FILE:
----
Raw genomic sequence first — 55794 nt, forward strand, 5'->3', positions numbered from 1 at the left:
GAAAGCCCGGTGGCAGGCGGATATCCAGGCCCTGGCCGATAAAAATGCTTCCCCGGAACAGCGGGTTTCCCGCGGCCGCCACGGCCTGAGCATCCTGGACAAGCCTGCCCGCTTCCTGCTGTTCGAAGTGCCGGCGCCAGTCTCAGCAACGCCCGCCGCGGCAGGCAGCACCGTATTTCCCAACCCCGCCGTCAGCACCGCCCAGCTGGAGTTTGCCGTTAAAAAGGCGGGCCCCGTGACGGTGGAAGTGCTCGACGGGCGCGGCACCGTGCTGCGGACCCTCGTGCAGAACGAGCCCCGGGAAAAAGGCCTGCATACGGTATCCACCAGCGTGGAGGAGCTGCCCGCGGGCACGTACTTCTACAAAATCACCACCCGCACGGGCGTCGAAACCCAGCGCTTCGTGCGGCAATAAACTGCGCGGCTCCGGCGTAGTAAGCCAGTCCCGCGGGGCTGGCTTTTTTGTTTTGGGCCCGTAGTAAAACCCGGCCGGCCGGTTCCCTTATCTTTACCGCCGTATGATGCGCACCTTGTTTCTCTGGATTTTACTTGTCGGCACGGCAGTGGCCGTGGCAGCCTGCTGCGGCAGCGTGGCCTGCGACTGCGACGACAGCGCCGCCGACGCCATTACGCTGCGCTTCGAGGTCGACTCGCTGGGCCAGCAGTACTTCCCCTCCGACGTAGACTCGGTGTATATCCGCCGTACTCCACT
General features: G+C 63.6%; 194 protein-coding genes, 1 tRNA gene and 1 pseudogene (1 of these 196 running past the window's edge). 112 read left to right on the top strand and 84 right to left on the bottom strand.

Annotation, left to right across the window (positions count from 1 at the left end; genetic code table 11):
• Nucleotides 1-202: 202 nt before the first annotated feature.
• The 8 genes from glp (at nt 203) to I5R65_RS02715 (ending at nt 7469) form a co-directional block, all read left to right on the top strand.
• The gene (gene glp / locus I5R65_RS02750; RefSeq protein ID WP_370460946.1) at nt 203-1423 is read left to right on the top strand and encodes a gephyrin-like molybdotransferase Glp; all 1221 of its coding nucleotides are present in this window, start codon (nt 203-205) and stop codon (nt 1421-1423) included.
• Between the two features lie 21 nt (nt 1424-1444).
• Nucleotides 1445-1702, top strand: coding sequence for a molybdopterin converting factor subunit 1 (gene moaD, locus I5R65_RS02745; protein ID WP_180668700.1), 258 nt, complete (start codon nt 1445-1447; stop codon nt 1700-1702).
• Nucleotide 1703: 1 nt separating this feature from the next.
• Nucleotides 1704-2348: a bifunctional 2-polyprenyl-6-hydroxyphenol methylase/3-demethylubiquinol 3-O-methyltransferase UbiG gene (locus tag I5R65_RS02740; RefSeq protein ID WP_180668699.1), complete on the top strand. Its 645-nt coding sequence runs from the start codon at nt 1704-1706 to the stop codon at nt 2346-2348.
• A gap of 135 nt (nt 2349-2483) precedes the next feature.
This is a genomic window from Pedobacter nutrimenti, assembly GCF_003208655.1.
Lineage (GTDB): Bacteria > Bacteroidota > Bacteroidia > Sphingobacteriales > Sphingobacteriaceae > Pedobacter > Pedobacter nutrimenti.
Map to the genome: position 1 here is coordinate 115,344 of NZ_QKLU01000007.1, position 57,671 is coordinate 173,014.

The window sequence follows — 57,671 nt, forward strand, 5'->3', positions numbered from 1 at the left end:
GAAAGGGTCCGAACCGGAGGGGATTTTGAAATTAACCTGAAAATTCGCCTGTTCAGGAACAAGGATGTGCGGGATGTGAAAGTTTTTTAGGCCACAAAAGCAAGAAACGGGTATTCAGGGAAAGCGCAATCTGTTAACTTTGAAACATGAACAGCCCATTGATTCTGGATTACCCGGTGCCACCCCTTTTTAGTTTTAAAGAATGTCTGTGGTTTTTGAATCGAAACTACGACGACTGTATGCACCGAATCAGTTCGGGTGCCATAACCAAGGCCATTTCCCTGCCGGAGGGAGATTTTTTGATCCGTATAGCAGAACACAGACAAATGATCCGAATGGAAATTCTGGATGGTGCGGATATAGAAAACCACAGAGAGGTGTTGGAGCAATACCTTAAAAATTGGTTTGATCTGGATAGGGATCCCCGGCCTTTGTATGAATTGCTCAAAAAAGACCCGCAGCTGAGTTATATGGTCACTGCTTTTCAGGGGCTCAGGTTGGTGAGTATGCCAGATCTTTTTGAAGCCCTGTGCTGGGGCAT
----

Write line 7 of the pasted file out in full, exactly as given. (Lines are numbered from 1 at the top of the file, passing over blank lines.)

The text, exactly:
• The gene (gene glp / locus I5R65_RS02750; RefSeq protein ID WP_370460946.1) at nt 203-1423 is read left to right on the top strand and encodes a gephyrin-like molybdotransferase Glp; all 1221 of its coding nucleotides are present in this window, start codon (nt 203-205) and stop codon (nt 1421-1423) included.